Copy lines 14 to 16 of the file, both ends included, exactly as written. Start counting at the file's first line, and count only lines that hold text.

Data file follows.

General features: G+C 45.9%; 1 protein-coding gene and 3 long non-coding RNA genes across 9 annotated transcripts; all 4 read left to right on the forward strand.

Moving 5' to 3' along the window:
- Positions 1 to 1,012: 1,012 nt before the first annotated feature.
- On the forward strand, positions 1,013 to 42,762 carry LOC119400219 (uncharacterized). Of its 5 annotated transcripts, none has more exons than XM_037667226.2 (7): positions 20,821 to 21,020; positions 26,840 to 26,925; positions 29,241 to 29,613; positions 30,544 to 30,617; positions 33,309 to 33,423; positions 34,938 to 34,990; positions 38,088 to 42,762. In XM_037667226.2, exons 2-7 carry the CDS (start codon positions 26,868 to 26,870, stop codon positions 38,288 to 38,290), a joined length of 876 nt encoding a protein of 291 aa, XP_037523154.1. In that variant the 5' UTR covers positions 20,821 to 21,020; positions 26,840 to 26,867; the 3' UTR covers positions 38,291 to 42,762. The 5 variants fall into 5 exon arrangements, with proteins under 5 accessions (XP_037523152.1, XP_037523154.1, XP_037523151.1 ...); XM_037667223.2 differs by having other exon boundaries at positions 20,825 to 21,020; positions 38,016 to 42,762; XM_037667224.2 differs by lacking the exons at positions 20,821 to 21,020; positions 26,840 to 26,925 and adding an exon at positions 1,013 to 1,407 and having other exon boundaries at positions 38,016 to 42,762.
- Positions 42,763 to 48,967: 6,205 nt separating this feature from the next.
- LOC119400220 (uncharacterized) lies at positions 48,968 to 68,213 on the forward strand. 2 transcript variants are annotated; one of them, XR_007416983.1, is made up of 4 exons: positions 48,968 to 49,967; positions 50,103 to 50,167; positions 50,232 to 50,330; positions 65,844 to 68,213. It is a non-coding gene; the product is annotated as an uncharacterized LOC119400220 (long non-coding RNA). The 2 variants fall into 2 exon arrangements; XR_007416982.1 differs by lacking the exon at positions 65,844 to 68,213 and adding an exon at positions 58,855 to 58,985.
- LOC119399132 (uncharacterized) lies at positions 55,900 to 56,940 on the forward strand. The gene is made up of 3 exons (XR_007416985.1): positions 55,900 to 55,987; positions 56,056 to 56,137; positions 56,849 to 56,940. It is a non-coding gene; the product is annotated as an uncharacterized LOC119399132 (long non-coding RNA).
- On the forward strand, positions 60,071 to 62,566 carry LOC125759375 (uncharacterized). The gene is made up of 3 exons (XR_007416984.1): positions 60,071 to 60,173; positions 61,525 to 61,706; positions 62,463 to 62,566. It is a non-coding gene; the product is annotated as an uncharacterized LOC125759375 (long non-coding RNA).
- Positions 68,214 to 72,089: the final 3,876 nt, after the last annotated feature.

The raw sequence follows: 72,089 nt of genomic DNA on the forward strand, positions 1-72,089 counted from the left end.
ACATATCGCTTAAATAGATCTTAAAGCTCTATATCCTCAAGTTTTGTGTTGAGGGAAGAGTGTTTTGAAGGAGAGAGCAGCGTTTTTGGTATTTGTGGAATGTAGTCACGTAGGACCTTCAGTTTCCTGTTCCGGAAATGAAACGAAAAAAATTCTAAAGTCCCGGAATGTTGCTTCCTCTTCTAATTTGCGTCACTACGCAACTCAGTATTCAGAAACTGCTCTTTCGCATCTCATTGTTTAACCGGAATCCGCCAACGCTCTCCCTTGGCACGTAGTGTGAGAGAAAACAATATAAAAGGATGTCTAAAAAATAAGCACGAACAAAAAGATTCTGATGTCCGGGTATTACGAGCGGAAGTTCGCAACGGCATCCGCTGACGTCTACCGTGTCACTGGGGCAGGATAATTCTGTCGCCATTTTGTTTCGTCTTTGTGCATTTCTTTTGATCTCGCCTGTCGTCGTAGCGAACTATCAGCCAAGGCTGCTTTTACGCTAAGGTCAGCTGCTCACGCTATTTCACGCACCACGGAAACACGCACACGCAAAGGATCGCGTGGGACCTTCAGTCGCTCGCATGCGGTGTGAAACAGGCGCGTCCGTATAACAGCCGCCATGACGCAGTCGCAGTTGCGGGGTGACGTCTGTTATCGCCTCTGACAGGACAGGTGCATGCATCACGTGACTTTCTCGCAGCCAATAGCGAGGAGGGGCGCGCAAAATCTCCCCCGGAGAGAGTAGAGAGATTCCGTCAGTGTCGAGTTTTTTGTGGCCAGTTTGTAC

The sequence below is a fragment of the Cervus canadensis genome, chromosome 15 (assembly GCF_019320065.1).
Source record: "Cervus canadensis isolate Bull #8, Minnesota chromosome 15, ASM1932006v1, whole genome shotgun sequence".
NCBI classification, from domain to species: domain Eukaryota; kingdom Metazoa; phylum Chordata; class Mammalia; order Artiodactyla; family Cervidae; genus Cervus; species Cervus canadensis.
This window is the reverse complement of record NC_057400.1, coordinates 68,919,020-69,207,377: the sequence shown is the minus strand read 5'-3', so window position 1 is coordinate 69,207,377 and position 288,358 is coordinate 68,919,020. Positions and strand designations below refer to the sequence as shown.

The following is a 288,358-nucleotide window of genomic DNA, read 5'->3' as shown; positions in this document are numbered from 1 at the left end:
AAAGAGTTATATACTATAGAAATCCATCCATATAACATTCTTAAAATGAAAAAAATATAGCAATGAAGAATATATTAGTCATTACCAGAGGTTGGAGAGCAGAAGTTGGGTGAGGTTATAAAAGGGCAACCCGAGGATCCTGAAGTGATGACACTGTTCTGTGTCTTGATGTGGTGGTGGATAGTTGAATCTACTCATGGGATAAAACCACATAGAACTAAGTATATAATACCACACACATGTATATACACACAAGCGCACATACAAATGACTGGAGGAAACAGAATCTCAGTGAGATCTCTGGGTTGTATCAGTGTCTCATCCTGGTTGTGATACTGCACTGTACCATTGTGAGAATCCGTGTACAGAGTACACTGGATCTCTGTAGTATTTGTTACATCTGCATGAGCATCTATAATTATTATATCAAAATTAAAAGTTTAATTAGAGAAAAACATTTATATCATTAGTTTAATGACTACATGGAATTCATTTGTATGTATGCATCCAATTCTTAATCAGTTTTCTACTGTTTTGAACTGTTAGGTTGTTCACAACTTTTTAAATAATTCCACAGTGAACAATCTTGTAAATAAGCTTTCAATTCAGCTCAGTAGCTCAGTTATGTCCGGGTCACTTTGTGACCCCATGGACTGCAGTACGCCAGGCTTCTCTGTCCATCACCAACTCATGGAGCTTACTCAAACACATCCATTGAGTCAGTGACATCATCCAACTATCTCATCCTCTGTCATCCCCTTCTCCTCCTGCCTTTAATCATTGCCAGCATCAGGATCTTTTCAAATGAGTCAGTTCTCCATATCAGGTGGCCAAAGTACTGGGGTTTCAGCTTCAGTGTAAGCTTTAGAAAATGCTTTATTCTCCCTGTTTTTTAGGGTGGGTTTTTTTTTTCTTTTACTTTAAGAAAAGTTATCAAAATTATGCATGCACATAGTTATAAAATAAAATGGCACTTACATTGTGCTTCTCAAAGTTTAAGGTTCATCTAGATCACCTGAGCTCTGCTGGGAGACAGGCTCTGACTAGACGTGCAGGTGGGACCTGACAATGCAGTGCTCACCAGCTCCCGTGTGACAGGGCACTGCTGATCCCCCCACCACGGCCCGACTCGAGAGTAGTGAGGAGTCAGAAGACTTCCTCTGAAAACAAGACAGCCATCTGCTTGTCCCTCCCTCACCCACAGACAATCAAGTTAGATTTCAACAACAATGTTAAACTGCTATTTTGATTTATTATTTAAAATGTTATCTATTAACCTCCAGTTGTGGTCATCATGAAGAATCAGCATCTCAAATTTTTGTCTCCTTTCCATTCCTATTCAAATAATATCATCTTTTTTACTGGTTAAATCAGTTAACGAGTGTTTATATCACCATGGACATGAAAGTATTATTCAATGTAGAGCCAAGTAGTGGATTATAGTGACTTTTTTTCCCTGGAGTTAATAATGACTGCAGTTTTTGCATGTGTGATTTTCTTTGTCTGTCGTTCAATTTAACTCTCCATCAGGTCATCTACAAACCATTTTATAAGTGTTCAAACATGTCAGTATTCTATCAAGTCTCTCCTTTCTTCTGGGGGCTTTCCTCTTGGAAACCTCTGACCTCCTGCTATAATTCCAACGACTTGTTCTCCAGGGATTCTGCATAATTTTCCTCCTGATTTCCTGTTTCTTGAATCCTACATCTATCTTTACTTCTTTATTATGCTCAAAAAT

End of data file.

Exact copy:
NCBI classification, from domain to species: domain Eukaryota; kingdom Metazoa; phylum Chordata; class Mammalia; order Artiodactyla; family Cervidae; genus Cervus; species Cervus canadensis.
This window is the reverse complement of record NC_057400.1, coordinates 68,919,020-69,207,377: the sequence shown is the minus strand read 5'-3', so window position 1 is coordinate 69,207,377 and position 288,358 is coordinate 68,919,020. Positions and strand designations below refer to the sequence as shown.

The following is a 288,358-nucleotide window of genomic DNA, read 5'->3' as shown; positions in this document are numbered from 1 at the left end: